As subcontractors for the Northern Kentucky Water District are working to replace the water main between Bellaire and Covert Run on North Fort Thomas Avenue, another water main valve is leaking  on Memorial Pkwy in front Highlands and will require a repair through the night.

Study Names Kentucky School System One of Best in Country

FTM file. 
A study from WalletHub has named Kentucky's public school system among the best in the nation.

According to a press release from WalletHub, the study compared the quality of education in the 50 U.S. states and the District of Columbia by analyzing 13 key metrics. "Our data set includes such metrics as the pupil-teacher ratio, dropout rates, standardized-test scores and bullying incidents rates."

Previously, Highlands was named the best school system in the state of Kentucky by US World News and Report.

“We are very excited that Highlands High School has once again been recognized as number one in Kentucky and one of America’s best. Congratulations to our students, staff and community,” said Superintendent Gene Kirchner in a previous article.

The results are as follows:

Girls Soccer Preview: Highlands aiming to restore family atmosphere

PHOTO: Allen Ramsey, DWCPhoto.com. Highlands senior Ellie Farley (2) makes a move against Dixie Heights in a game last year. Farley is one of six seniors returning this season.
It may not be fair to compare.

But when it comes to the Highlands Ladybirds soccer program, many think of the likes of past great players like Sydney Hiance, Caitlin Beck, Leslie Twehues, Alicia Browning-Gesenhues, Kara Dickerson-O'Hearn, Megan Leahy, Amber Barth-Wells and Mallory Adler. Those greats among others helped the program on its impressive run of 80-11-11 between the 2005 and 2008 seasons. Highlands captured back-to-back state championships in 2005 and 2006 and a state runner-up crown in 2008 during that time.

Fort Thomas Teams Win Multiple Knothole Championships

The Fort Thomas Stars, Class C Senior Champs. They have won back to back Knothole City Tournament Championships. 
Fort Thomas was guaranteed at least two Knothole World Series Championships this year after having five teams make it to three class finals.  

Each team played a best of three series in Blue Ash, including a double header to begin the series. In the end, Fort Thomas teams came away with two championship trophies.

Tuesday, July 28, 2015

Graffiti Found At Another Fort Thomas Park

Graffiti was found at Tower Park playground early Saturday morning. General Services Director, Ron Dill is aware of the graffiti and said that he hopes to have crews clean it up soon. 

Dill also updated FTM on the graffiti found at Winkler Park near Woodfill Elementary two weeks ago, which has been cleaned up. "It was a shame that we have to deal with items like that," he said. "Otherwise it's been a fun project and great addition to the community."

Vince Turner is part of a group of Fort Thomas residents that was upset that the graffiti occurred and is still offering a reward for information leading to a charge. 

The reward sits at $350. 

"The group of people that raised the money all feel like it was someone that painted on their house. Many of the girls and their parents have worked so hard over the years to finally have a home field they can be proud of and the community can be proud of," said Turner in a previous FTM article. "This is disgraceful and we want to find those responsible."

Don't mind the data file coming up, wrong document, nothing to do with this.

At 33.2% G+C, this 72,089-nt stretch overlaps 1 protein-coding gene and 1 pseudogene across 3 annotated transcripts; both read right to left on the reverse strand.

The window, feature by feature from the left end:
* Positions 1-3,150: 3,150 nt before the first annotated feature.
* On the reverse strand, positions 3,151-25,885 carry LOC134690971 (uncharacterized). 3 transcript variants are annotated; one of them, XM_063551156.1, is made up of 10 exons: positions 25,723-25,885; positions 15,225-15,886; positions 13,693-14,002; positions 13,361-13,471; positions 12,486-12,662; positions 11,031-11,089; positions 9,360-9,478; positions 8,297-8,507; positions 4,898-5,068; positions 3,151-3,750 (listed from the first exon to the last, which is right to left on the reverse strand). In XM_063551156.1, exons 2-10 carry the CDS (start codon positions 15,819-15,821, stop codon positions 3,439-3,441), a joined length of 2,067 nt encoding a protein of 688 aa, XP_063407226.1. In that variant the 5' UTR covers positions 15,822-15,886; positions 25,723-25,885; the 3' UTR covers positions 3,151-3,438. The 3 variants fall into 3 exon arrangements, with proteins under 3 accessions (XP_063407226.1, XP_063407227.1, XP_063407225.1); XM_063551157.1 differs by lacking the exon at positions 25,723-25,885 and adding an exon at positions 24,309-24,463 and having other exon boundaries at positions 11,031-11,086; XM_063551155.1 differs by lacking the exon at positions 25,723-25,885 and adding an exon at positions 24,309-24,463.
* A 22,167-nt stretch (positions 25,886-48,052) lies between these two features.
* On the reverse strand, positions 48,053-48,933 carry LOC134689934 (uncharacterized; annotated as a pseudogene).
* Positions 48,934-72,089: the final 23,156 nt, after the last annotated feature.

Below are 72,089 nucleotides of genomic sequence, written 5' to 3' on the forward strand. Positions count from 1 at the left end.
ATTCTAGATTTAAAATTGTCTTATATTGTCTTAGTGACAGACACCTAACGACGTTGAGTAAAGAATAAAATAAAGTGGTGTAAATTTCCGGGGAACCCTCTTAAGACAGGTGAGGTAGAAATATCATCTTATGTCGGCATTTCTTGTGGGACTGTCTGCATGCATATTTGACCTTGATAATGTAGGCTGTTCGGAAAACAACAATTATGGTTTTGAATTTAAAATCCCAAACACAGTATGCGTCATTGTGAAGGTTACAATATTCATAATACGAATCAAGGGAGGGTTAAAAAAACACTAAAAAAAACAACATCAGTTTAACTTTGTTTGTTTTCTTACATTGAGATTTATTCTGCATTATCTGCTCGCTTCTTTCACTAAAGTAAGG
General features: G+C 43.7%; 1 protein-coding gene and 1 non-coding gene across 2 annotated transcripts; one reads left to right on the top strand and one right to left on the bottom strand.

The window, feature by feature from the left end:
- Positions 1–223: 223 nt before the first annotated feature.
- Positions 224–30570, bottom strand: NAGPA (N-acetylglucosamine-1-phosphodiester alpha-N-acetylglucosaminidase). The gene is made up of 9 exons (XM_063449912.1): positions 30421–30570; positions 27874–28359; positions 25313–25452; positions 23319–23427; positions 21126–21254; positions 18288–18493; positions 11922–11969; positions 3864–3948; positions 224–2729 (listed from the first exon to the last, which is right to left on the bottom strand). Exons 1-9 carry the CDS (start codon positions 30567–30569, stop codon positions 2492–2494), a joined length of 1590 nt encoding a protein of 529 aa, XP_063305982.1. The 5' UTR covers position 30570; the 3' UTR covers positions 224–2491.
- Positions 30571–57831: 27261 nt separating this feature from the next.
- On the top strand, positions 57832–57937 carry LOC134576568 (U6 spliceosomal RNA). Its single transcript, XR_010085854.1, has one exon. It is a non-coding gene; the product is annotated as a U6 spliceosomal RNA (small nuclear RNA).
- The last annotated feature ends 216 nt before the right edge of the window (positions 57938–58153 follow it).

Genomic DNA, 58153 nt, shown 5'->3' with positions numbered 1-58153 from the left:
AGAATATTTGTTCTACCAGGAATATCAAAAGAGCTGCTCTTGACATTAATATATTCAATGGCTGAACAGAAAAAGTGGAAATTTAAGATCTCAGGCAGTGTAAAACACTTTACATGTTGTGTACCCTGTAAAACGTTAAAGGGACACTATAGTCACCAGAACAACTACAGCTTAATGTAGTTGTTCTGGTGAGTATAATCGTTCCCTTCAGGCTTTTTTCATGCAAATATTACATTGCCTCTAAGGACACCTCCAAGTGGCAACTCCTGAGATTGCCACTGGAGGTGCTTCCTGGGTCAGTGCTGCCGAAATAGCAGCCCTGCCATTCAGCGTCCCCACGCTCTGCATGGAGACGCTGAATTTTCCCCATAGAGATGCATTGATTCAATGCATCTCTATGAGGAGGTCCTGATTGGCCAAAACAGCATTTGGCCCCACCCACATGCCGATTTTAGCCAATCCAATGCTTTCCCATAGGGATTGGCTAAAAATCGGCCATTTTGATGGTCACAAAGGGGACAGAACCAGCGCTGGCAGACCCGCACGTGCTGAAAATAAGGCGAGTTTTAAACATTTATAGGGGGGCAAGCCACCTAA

If you'd like to contribute to the reward, you can call Vince Turner at 859-866-9950. 

If you have information about the crime, you can call the Fort Thomas Police at 859-441-6562, email Detective Adam Noe at ANoe@ftthomas.org or submit tips anonymously via the Sentiguard app. 

Highlands High School Grad is Hollywood Bound

Kay Vermeil. Provided. 
“I want people to appreciate being alive again. I feel like that's not happening anymore," said Kay Vermeil when asked about how she wants her films to impact audiences. This might initially sound like an ambitious task for a recent high school graduate to take on, but Vermeil is certainly up for the challenge when she begins classes at University of Southern California's School of Cinematic Arts this fall. 

Vermeil's film career almost never happened. In fact, her initial introduction to the cinematic world was due to a scheduling issue at Highlands High School. “When I was a sophomore, I signed up to take a creative writing class, and that class didn't get filled. That class was dropped and my alternate was an Intro to Film class. And then as I kept going, I started liking it more and more,” said Vermeil. If more students had signed up for the creative writing course, there's a chance that Vermeil never would have had to the chance to fully realize her filmmaking skills. Luckily for Vermeil and the USC film community, a spark was ignited during those early cinema courses. 

Highland Country Club Celebrates 100 Years - Fort Thomas, Kentucky

The Highland Country Club is celebrating its 100th year anniversary all year.

"There have been supporters of golf in the area since the Inverness golf club was formed in the 1890's," said Dan Schlarman, general manager of the country club. "The club opened Sept 4, 1915. We have been celebrating all year and plan to have an old fashion golf outing with wooden clubs and a themed menu on Sept 5, 2015. In February we had a golf themed murder mystery and a wine dinner in March. Because of this anniversary, Highland was selected to host the Northern Kentucky Amateur Tournament. We have old photos and trophies on display in the clubhouse foyer." 

An aerial shot of Highland Country Club, provided by Kenton County Public Library Faces and Places

Schlarman is having an anniversary booklet made that will include pictures and the history of the club. The September 5th event is still in the planning stages, but will include a nine hole tournament with hickory shafted golf clubs, a turn of the century themed menu, and prizes for best period attire.
Dr. M. J. Schwegman at Highland Country Club, provided by the Kenton County Public Library

"Highland has remained an affordable private golf club, especially in comparison to other private clubs, he said. "Many older members continue as social members, for dining and events, when they no longer are able to play golf. The club has always struggled financially with a lean budget, but is supported by the membership."